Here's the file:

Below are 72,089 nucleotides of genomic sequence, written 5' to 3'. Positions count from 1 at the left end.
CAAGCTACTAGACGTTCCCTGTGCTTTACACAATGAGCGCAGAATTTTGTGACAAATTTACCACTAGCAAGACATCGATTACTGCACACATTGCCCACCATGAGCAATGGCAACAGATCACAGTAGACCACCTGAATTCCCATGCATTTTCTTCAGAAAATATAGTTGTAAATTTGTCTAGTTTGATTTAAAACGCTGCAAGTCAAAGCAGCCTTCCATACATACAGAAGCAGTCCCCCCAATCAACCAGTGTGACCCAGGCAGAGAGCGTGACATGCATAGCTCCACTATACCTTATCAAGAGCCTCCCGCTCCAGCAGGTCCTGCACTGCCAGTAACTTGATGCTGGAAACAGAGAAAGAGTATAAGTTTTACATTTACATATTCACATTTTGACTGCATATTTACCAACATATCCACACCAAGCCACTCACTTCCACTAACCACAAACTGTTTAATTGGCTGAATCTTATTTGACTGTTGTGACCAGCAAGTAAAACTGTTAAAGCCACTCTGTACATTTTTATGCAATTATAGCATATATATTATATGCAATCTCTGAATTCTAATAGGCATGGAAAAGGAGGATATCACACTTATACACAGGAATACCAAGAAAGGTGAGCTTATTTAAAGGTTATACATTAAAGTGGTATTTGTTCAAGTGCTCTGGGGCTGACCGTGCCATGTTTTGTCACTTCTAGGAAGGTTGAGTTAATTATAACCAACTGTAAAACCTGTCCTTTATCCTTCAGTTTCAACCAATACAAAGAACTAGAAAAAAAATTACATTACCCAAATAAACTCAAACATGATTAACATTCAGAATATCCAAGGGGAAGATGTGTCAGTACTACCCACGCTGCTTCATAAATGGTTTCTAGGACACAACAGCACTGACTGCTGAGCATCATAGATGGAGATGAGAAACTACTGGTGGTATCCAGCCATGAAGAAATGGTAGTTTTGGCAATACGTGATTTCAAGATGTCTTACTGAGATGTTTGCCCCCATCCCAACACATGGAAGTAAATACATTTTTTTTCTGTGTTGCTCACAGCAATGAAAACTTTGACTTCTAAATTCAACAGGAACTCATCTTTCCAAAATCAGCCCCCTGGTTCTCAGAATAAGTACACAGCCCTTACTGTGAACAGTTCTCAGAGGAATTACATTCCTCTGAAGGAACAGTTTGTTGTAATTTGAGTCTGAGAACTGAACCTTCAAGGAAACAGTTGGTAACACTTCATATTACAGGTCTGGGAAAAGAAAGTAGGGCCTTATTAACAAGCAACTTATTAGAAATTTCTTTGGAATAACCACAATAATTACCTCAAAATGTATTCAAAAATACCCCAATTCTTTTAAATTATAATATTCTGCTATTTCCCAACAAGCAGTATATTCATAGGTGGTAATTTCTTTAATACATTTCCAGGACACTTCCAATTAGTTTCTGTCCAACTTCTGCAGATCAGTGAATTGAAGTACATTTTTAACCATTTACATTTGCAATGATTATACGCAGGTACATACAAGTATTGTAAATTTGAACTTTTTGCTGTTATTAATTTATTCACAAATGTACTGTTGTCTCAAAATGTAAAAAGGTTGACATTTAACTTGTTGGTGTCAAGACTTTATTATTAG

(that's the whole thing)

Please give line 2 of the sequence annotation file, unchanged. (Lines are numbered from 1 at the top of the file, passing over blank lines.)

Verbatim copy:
CAAGCTACTAGACGTTCCCTGTGCTTTACACAATGAGCGCAGAATTTTGTGACAAATTTACCACTAGCAAGACATCGATTACTGCACACATTGCCCACCATGAGCAATGGCAACAGATCACAGTAGACCACCTGAATTCCCATGCATTTTCTTCAGAAAATATAGTTGTAAATTTGTCTAGTTTGATTTAAAACGCTGCAAGTCAAAGCAGCCTTCCATACATACAGAAGCAGTCCCCCCAATCAACCAGTGTGACCCAGGCAGAGAGCGTGACATGCATAGCTCCACTATACCTTATCAAGAGCCTCCCGCTCCAGCAGGTCCTGCACTGCCAGTAACTTGATGCTGGAAACAGAGAAAGAGTATAAGTTTTACATTTACATATTCACATTTTGACTGCATATTTACCAACATATCCACACCAAGCCACTCACTTCCACTAACCACAAACTGTTTAATTGGCTGAATCTTATTTGACTGTTGTGACCAGCAAGTAAAACTGTTAAAGCCACTCTGTACATTTTTATGCAATTATAGCATATATATTATATGCAATCTCTGAATTCTAATAGGCATGGAAAAGGAGGATATCACACTTATACACAGGAATACCAAGAAAGGTGAGCTTATTTAAAGGTTATACATTAAAGTGGTATTTGTTCAAGTGCTCTGGGGCTGACCGTGCCATGTTTTGTCACTTCTAGGAAGGTTGAGTTAATTATAACCAACTGTAAAACCTGTCCTTTATCCTTCAGTTTCAACCAATACAAAGAACTAGAAAAAAAATTACATTACCCAAATAAACTCAAACATGATTAACATTCAGAATATCCAAGGGGAAGATGTGTCAGTACTACCCACGCTGCTTCATAAATGGTTTCTAGGACACAACAGCACTGACTGCTGAGCATCATAGATGGAGATGAGAAACTACTGGTGGTATCCAGCCATGAAGAAATGGTAGTTTTGGCAATACGTGATTTCAAGATGTCTTACTGAGATGTTTGCCCCCATCCCAACACATGGAAGTAAATACATTTTTTTTCTGTGTTGCTCACAGCAATGAAAACTTTGACTTCTAAATTCAACAGGAACTCATCTTTCCAAAATCAGCCCCCTGGTTCTCAGAATAAGTACACAGCCCTTACTGTGAACAGTTCTCAGAGGAATTACATTCCTCTGAAGGAACAGTTTGTTGTAATTTGAGTCTGAGAACTGAACCTTCAAGGAAACAGTTGGTAACACTTCATATTACAGGTCTGGGAAAAGAAAGTAGGGCCTTATTAACAAGCAACTTATTAGAAATTTCTTTGGAATAACCACAATAATTACCTCAAAATGTATTCAAAAATACCCCAATTCTTTTAAATTATAATATTCTGCTATTTCCCAACAAGCAGTATATTCATAGGTGGTAATTTCTTTAATACATTTCCAGGACACTTCCAATTAGTTTCTGTCCAACTTCTGCAGATCAGTGAATTGAAGTACATTTTTAACCATTTACATTTGCAATGATTATACGCAGGTACATACAAGTATTGTAAATTTGAACTTTTTGCTGTTATTAATTTATTCACAAATGTACTGTTGTCTCAAAATGTAAAAAGGTTGACATTTAACTTGTTGGTGTCAAGACTTTATTATTAG